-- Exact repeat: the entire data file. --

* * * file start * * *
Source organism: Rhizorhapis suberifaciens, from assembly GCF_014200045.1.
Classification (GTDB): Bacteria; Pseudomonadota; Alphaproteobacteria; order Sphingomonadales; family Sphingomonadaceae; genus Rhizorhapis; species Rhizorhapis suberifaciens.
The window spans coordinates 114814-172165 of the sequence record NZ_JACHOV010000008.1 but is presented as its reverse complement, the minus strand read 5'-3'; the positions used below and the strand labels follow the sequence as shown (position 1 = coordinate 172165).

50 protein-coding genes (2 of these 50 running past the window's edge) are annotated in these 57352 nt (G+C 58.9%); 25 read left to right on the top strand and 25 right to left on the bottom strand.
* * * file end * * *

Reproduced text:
Source organism: Rhizorhapis suberifaciens, from assembly GCF_014200045.1.
Classification (GTDB): Bacteria; Pseudomonadota; Alphaproteobacteria; order Sphingomonadales; family Sphingomonadaceae; genus Rhizorhapis; species Rhizorhapis suberifaciens.
The window spans coordinates 114814-172165 of the sequence record NZ_JACHOV010000008.1 but is presented as its reverse complement, the minus strand read 5'-3'; the positions used below and the strand labels follow the sequence as shown (position 1 = coordinate 172165).

50 protein-coding genes (2 of these 50 running past the window's edge) are annotated in these 57352 nt (G+C 58.9%); 25 read left to right on the top strand and 25 right to left on the bottom strand.